Alysha and I treated our spouses to a trip to Seattle for an Art and Science of Love Weekend Workshop taught by Drs. John and Julie Gottman.  We couldn’t think of a better way to express our love for Valentine’s Day than by deepening our relationships.  Well, we considered it a treat . . . they were a little trepidatious, not knowing what would be required of them as actual audience participants.  According to them it’s not easy being married to a therapist to begin with, being “therapized” on a daily basis, let alone an intensive workshop that took the therapizing to a whole new level.

Their fears were quickly allayed by John Gottman’s engaging style.  He captured their attention by discussing how he has studied couples over the last four decades.  Dr. Gottman described in detail how study participants were observed in an apartment, called the Love Lab, being hooked up to sensors that measured their heart rate, the sweat on their palms, and how much they shifted in their seats with the help of a “jiggle-ometer”.   Lab assistants tediously coded verbal responses made by the couples and identified how these linked to the physical data.  For example, when one partner is spewing contempt, the other might be flooding, with heart rate above 100 and unable to think and respond clearly.  By following up with couples who portrayed patterns such as these, we can now predict with >90% accuracy what couples will divorce at some point in the future.  Fascinating, to say the least.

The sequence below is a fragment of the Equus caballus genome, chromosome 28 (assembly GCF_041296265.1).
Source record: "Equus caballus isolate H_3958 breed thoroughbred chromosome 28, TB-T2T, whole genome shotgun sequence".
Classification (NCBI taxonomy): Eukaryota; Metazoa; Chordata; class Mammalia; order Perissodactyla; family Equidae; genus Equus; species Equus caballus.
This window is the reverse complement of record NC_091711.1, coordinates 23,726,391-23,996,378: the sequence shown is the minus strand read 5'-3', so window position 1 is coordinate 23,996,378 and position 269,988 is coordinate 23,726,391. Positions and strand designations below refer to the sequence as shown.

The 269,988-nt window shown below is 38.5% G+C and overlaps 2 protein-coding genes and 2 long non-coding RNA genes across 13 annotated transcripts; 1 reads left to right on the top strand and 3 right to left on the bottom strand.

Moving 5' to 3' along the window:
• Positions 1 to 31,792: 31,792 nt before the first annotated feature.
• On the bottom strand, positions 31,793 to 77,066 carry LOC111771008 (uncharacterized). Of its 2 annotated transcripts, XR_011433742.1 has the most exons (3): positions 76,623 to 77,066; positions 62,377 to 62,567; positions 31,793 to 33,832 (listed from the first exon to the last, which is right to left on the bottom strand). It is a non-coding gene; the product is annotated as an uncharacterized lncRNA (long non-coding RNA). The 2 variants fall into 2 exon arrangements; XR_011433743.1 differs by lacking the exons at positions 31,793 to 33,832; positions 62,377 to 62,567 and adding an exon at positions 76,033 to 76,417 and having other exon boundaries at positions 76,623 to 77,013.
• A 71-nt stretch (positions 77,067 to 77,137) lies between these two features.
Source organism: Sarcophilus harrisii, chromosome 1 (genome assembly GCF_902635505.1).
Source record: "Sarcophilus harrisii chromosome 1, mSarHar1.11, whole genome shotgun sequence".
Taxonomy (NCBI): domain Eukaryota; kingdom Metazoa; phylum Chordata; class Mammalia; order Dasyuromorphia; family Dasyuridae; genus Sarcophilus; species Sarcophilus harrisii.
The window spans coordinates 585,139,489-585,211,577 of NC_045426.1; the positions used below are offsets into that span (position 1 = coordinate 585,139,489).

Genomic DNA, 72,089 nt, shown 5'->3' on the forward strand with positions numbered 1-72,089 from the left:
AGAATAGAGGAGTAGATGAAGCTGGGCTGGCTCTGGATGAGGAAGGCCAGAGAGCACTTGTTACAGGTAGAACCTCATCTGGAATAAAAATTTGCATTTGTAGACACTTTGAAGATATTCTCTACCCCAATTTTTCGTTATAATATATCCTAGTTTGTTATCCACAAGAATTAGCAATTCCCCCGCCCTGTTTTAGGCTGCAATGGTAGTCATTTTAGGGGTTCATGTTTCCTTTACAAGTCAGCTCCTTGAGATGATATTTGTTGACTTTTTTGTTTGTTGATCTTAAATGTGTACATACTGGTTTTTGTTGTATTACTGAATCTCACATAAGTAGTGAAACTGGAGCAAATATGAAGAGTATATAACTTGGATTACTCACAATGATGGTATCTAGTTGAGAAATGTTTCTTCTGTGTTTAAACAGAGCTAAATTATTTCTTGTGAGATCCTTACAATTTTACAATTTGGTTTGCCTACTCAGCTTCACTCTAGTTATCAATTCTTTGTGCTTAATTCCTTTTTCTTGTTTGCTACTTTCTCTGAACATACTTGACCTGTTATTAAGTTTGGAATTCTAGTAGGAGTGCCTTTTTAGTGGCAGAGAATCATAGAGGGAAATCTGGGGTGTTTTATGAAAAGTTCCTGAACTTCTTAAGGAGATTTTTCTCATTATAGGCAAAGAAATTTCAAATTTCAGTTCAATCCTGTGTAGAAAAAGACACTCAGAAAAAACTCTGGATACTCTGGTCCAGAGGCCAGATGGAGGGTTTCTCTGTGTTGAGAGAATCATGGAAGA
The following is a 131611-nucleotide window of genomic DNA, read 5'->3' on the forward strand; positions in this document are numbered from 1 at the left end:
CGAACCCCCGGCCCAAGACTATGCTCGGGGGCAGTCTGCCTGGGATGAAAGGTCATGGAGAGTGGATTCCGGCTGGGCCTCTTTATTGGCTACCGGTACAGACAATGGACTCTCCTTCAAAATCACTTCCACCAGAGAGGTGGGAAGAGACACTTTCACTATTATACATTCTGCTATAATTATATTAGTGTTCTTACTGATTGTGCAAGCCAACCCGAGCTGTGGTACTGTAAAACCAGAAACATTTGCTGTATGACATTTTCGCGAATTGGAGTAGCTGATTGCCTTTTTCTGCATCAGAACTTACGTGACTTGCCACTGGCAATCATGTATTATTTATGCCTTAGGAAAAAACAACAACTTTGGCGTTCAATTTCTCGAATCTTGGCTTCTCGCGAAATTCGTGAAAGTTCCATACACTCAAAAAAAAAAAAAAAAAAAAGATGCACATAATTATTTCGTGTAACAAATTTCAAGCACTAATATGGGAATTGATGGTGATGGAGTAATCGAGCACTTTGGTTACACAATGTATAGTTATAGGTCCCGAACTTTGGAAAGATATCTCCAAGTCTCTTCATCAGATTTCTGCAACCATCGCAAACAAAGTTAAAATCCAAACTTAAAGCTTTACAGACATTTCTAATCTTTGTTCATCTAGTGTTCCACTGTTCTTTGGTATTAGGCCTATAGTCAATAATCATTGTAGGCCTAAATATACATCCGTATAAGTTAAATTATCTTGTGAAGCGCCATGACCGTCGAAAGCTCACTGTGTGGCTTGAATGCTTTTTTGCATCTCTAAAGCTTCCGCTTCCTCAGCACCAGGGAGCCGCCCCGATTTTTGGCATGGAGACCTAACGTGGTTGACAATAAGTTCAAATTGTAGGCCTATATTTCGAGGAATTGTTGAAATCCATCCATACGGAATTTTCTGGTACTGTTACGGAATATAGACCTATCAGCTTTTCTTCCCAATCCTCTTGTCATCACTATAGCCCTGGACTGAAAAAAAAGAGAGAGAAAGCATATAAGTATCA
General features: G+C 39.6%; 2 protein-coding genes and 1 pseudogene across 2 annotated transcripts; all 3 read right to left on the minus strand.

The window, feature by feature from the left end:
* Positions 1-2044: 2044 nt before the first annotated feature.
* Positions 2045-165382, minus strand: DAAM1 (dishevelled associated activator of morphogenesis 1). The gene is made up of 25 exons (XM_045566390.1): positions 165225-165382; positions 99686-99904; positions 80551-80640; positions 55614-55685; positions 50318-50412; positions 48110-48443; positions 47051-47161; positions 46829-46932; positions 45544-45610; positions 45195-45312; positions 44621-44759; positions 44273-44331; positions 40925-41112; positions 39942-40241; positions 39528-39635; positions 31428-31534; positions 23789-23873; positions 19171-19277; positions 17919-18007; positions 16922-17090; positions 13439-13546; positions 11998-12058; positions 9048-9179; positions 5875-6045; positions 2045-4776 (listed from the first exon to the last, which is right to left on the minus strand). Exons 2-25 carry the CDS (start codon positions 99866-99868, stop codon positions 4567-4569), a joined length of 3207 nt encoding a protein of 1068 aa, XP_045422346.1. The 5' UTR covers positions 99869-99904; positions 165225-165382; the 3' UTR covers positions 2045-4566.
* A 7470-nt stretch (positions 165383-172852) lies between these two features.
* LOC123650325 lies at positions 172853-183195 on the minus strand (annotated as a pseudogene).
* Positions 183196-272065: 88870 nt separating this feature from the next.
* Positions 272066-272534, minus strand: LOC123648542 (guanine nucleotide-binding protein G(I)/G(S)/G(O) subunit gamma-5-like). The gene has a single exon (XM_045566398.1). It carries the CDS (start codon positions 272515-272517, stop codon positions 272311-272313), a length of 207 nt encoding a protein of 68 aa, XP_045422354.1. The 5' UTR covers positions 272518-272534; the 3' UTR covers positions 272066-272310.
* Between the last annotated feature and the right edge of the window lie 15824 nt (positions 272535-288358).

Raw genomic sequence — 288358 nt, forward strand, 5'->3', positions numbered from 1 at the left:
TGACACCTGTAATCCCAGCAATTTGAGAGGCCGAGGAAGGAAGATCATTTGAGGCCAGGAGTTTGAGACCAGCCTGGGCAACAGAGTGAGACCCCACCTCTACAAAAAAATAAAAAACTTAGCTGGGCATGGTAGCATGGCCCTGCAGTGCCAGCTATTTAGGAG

But fascinating as this research was, the early data collection was done purely for research purposes.  It wasn’t until Julie Gottman, a clinical psychologist, urged her husband to find a way to use the research to help troubled couples.  By studying healthy couples (the masters of relationships) in addition to troubled couples (the disasters of relationships), the Gottmans were able to develop effective therapy interventions.  An hour and a half into the weekend workshop and our spouses were chomping at the bit to know more about these interventions, without one bit of therapizing from us.

The weekend is strategically designed to take couples on a tour of the Sound Relationship House, the model the Gottman’s developed based on his research.   We (and 196 other couples) completed exercises independently and privately, meaning even though there were over 400 people in the room, there was no public disclosure.  We worked through processing actual fights we have had and our own gridlocked issues, so we got a taste of what it is like to be a client.  One of the most poignant moments of the entire weekend was when John and Julie Gottman demonstrated The Aftermath of a Fight intervention using a real life example.  Their genuine emotional experience made the process safe for the audience by reassuring us that the masters of relationships have arguments too.

We left Seattle feeling closer and more connected to our partners, and energized beyond belief to bring The Art and Science of Love Weekend Workshop to our area.  Our training in Gottman Method Couples Therapy along with the rich personal experience we had celebrating Valentine’s Day with our partners in Seattle will guide us in bringing The Sound Relationship House tour to you later in 2013.  Stay tuned for details!

Mary Beth George, MEd, LPC, RD/LD